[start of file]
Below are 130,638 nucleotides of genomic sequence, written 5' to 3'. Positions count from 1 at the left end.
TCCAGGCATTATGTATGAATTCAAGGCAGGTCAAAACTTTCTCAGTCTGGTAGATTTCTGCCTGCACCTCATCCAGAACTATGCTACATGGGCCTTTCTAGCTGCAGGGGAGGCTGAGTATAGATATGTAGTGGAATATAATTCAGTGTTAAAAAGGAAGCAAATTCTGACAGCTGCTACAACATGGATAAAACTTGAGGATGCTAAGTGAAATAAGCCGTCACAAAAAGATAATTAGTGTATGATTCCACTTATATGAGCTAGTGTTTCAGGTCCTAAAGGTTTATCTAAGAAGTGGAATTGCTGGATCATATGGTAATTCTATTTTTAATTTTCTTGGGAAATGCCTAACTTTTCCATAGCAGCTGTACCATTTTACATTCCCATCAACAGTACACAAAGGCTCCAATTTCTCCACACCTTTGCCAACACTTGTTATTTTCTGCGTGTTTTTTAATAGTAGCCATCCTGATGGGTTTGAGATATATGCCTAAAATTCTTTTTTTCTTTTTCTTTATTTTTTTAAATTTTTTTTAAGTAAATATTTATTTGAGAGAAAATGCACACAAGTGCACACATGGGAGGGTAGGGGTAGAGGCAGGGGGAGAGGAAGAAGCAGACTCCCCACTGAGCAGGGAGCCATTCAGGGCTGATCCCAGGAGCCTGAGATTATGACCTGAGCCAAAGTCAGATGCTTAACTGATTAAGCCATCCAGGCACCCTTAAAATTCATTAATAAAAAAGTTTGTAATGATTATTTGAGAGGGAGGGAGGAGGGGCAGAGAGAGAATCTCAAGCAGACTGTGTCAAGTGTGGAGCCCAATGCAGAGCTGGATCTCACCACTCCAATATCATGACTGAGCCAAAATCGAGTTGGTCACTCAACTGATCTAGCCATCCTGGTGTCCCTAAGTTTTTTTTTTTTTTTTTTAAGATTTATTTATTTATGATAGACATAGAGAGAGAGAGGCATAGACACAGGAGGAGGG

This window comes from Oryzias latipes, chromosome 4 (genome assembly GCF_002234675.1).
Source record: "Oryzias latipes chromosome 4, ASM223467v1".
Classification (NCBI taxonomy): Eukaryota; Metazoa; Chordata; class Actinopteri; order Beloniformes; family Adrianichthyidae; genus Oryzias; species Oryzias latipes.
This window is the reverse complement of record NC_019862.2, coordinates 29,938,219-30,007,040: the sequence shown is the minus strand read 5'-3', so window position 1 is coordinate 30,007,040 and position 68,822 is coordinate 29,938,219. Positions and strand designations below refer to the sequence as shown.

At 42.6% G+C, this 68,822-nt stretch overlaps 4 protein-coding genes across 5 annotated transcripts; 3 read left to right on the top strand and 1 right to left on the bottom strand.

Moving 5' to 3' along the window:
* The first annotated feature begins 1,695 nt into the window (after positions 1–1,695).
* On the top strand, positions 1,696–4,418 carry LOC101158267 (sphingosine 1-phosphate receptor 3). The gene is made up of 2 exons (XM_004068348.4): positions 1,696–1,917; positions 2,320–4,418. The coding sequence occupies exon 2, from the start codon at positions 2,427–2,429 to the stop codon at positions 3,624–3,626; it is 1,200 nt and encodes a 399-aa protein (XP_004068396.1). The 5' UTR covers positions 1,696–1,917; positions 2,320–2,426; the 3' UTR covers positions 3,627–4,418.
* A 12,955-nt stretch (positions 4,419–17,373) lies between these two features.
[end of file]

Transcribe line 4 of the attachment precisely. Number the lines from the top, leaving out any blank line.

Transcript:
Source record: "Oryzias latipes chromosome 4, ASM223467v1".